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A Reason To Stand- Fighting For ME

So, part 1 of my emotionally charged weekend actually happened on Friday.  I attended A Reason To Stand Conference here in town.  It was a gathering of trauma survivors; trauma of all sorts from murder to addictions.

Two weeks ago, I saw on Facebook that Ashlee Birk was bringing her seminar to town.  In a very hasty moment, I bought a ticket.  I don't know why I did that.  It was completely out of character for me, knowing I would sit in a large gathering of people to listen to sad, but empowering stories...alone.

Ashlee Birk made National Headlines when her story appeared on shows like Fox News and Dateline.  You can read about her story HERE.  Her high powered attorney husband in Meridian, Idaho had an affair with his Paralegal and in a sudden turn of events, was shot in a Walgreen's parking lot by his Mistress' husband.  When the police knocked on Ashlee's door, it was the first she knew that her husband was being unfaithful.  She had a new baby and 4 other children.  That all happened just two years ago.  Now, she travels around speaking about how to handle trauma, rise above it and move forward with Faith in God.  Ashlee was an amazing speaker and I loved her grit, humor and honesty.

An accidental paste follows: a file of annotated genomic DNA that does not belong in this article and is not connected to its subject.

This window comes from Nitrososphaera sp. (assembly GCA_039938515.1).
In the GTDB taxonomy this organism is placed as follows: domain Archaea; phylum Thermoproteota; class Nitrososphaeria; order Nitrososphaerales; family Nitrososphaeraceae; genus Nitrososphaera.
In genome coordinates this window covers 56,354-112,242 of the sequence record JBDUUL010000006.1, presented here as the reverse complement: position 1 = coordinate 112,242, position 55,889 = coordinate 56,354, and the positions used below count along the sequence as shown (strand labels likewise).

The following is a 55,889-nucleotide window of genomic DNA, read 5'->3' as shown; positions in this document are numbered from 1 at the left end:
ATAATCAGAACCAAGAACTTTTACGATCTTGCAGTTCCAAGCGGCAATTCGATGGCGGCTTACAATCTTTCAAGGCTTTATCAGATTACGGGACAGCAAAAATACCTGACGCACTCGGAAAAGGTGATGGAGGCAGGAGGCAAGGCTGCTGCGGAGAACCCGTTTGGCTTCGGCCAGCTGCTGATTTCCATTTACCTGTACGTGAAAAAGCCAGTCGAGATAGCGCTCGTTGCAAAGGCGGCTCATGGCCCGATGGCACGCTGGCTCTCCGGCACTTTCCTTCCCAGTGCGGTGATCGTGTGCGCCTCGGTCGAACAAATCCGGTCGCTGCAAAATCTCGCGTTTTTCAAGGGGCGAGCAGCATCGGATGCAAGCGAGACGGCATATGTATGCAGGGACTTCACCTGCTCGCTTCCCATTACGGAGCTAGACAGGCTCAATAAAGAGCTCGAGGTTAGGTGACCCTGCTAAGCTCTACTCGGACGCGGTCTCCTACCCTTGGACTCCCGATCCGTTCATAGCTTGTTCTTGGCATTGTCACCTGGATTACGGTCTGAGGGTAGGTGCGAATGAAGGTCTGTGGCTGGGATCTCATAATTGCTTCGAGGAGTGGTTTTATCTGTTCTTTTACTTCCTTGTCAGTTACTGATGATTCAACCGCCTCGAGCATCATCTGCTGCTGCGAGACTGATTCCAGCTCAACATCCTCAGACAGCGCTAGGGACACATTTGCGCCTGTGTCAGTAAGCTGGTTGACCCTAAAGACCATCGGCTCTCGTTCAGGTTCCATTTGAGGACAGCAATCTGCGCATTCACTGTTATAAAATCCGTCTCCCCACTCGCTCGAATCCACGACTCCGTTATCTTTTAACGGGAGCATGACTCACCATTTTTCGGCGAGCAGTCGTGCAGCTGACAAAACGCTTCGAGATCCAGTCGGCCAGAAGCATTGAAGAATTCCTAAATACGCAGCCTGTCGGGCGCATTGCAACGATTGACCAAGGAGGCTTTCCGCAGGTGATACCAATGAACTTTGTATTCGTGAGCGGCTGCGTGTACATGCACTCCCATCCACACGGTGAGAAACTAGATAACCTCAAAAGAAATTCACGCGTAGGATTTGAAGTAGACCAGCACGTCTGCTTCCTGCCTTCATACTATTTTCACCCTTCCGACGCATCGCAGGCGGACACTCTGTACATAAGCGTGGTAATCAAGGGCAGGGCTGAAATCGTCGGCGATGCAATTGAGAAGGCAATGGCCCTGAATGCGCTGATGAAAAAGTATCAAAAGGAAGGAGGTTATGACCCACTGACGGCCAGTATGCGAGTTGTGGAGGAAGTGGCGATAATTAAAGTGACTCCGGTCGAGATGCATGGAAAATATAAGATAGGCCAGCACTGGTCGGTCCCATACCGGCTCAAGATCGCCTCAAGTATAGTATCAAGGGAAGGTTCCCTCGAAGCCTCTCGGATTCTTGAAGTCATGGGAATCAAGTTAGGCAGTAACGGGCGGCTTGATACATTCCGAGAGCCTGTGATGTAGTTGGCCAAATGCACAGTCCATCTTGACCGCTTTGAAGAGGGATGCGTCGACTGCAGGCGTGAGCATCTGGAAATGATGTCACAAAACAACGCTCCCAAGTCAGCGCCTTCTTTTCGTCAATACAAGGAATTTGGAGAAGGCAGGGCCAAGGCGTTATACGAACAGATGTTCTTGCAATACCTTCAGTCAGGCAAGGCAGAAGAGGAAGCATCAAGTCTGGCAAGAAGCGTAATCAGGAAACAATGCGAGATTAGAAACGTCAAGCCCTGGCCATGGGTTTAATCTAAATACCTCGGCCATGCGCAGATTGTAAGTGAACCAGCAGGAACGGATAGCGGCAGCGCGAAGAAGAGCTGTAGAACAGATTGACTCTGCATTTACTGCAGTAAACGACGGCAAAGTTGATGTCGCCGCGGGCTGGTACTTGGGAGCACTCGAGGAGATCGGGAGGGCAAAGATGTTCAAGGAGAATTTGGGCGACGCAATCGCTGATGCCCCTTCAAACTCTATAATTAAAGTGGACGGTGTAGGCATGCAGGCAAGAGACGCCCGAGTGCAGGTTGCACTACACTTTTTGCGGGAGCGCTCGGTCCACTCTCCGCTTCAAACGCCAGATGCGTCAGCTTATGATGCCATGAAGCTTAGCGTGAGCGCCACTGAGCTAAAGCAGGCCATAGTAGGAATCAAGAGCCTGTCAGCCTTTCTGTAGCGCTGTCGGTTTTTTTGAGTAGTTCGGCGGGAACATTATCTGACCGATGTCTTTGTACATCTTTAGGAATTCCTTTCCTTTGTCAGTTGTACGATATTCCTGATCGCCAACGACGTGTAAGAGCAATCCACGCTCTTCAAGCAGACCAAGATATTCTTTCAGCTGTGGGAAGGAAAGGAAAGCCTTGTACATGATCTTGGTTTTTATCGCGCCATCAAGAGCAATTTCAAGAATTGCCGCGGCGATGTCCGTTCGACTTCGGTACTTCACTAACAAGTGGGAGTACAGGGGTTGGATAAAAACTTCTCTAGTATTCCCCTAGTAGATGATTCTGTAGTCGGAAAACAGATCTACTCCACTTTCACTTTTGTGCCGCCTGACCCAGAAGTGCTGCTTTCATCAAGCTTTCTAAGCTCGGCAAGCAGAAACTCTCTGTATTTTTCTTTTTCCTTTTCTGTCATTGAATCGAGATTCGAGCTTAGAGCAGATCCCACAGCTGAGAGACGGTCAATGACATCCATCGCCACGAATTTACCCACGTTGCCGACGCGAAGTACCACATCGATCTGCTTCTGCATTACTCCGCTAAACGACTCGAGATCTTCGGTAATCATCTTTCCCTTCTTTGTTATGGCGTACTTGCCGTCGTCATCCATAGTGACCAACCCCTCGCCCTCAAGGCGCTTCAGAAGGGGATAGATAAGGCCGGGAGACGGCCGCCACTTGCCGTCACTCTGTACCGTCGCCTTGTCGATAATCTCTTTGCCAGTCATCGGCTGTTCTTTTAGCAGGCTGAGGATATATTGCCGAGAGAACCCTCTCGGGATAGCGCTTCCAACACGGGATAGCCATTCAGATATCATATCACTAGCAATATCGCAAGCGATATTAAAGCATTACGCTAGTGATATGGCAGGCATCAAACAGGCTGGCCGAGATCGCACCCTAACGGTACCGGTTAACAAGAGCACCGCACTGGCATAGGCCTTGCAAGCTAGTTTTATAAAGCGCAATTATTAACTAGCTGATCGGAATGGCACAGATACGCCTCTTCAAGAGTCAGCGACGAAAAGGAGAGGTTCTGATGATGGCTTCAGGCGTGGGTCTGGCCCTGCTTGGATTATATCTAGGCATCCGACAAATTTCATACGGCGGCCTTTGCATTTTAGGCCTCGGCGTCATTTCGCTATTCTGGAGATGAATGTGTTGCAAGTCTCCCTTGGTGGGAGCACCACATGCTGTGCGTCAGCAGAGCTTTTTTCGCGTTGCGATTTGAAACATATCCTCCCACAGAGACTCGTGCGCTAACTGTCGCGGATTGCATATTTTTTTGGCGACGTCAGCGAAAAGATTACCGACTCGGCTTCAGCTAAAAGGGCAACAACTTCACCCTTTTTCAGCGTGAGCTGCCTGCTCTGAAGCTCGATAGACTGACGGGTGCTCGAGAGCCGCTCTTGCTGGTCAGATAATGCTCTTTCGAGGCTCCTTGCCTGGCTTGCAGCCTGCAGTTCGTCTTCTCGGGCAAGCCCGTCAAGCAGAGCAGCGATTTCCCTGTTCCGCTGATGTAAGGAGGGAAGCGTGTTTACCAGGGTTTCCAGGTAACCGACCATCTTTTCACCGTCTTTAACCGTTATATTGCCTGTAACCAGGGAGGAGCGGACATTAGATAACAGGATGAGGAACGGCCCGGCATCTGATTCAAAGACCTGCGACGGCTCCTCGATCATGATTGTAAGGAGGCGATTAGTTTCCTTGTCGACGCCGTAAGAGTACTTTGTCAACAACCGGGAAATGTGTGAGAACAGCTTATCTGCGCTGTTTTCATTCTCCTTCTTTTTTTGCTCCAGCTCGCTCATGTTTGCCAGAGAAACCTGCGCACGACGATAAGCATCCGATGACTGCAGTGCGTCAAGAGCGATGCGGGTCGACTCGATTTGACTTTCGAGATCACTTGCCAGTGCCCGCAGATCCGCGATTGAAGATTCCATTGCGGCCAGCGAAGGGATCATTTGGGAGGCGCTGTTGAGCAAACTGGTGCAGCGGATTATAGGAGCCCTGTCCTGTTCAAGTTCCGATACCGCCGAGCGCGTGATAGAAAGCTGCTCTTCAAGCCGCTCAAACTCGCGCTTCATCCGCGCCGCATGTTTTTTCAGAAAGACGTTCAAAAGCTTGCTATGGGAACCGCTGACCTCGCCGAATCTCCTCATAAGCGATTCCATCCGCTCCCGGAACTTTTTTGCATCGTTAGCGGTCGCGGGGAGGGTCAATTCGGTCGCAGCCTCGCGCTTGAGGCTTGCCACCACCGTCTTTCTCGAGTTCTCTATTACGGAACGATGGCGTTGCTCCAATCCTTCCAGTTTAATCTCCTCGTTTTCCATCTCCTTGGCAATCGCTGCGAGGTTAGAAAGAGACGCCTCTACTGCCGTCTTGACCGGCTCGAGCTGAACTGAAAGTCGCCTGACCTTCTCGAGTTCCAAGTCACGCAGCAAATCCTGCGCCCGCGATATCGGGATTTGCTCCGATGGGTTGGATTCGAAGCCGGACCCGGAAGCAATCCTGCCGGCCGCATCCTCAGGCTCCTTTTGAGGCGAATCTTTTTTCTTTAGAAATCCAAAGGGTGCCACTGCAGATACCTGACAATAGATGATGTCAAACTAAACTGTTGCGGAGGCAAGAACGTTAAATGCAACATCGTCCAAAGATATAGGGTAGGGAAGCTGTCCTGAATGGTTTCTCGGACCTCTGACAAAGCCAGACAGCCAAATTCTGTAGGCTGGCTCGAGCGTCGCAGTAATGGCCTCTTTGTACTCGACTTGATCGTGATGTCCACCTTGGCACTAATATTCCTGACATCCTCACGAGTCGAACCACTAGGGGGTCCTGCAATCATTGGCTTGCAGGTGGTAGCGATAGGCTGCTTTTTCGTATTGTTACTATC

She brought with her 4 other trauma survivors to share their stories too.

Cindy Beck- the owner of a local store Lulu Bella Boutique.  She spoke of being adopted, date raped that resulted in a pregnancy and then losing two husbands, one to a drowning and the next to brain cancer.